COMCAST’S RALPH ROBERTS:GONE BUT NEVER FORGOTTEN
- June 19, 2015
Ralph Roberts, the dynamic pioneer who built a tiny system in Tupelo, Mississippi into Comcast--cable’s largest company--passed away yesterday at age 95. His vision, and devotion to the cause of a new communications medium, can be expressed by a quotation from Thomas Edison: "A diamond is a piece of coal that stuck to the job." The company that Ralph founded--with his partners Julian Brodsky, Dan Aaron, and later, his son Brian, now the CEO--soared from a speck in the cable universe to a diversified, media giant. As noted in An Incredible Dream, William Novak’s bio of the company, “Ralph was in heaven” when, in the mid-1980s, in my Kagan cable newsletter, I called Comcast “a baby blue chip.” It wasn’t long before “baby” grew up to be cable’s leading multiple-system operator.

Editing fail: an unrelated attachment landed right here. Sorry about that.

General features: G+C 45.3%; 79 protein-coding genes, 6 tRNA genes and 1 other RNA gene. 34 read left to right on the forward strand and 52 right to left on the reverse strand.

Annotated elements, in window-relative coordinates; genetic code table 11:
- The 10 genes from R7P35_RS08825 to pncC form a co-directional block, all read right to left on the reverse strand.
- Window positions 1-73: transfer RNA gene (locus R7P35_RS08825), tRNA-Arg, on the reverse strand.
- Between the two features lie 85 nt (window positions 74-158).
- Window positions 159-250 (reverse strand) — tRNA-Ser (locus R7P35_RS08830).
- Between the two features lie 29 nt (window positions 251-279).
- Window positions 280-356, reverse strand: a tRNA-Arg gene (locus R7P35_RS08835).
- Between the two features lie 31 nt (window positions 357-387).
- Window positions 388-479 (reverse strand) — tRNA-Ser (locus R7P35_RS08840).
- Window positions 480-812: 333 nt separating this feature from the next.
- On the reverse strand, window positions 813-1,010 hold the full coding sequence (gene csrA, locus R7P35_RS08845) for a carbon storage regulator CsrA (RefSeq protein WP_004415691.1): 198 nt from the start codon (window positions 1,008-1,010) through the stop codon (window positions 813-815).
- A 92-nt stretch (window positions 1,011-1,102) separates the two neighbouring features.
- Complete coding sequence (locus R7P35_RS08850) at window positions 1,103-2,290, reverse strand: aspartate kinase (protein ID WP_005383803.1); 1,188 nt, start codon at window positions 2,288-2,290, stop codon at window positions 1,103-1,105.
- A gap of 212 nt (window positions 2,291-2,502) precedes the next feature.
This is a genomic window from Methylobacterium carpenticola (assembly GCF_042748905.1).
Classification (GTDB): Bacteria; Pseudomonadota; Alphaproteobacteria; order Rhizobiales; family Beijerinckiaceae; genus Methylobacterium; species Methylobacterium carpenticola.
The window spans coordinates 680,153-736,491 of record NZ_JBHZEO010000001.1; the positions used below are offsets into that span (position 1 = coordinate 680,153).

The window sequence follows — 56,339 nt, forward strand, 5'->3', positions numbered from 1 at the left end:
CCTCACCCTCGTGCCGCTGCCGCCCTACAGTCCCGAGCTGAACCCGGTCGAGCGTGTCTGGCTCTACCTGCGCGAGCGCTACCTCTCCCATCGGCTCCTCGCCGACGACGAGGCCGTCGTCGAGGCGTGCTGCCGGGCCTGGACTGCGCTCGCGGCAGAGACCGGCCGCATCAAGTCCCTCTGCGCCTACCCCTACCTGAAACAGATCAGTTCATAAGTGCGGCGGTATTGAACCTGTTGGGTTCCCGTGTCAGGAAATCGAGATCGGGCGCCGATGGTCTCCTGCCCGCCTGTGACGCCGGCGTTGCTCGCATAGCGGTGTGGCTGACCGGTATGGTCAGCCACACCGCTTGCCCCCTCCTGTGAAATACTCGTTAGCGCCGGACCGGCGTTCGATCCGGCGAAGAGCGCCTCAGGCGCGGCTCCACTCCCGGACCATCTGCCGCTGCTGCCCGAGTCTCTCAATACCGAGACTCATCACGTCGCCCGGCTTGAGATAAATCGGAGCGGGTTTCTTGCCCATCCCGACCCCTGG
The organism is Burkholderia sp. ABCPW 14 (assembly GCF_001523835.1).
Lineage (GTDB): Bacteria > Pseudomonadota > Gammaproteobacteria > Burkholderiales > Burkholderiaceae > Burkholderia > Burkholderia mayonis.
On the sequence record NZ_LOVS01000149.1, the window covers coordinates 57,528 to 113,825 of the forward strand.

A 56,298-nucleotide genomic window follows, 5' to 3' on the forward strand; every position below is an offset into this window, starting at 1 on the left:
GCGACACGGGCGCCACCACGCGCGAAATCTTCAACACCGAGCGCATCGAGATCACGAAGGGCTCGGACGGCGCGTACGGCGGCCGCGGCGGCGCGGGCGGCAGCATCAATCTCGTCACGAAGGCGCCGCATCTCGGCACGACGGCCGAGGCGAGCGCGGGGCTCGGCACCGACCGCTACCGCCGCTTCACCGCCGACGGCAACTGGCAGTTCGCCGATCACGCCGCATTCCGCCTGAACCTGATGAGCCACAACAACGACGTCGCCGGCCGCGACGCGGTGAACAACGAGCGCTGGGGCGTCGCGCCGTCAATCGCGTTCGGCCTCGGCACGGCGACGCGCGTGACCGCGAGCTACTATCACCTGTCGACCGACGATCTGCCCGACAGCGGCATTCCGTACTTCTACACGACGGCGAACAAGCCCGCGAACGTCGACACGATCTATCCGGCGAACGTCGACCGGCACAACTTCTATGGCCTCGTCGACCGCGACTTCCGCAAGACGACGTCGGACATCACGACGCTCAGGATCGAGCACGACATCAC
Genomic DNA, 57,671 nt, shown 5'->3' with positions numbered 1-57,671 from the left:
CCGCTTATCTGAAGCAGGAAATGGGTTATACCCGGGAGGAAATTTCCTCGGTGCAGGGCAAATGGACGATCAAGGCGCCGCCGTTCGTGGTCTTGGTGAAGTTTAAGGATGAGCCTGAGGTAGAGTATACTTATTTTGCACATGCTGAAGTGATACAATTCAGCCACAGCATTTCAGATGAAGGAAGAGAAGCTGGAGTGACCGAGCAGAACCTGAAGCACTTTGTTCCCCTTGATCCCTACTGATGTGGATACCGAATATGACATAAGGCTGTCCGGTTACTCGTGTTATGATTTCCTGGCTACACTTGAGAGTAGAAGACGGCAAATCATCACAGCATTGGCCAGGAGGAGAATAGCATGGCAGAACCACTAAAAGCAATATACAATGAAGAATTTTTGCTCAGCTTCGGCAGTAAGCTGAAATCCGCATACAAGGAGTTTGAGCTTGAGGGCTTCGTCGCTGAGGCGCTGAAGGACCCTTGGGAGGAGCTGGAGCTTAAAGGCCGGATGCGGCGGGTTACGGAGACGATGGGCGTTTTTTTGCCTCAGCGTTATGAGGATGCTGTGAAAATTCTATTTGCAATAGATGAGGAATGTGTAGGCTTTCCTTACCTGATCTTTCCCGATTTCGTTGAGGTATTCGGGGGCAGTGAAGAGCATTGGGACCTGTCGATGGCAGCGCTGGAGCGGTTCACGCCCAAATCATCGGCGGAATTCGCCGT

Today, we are in the midst of far greater change in the media. Comcast is now a movie-TV-cable enterprise that Ralph was able to see completed. But its arch-rival—AT&T—which sold its industry-leading cable subs to Comcast in 2001, is back via acquisition of DirecTV’s U.S. and foreign satellite footprint and expansion into Latin America TV.
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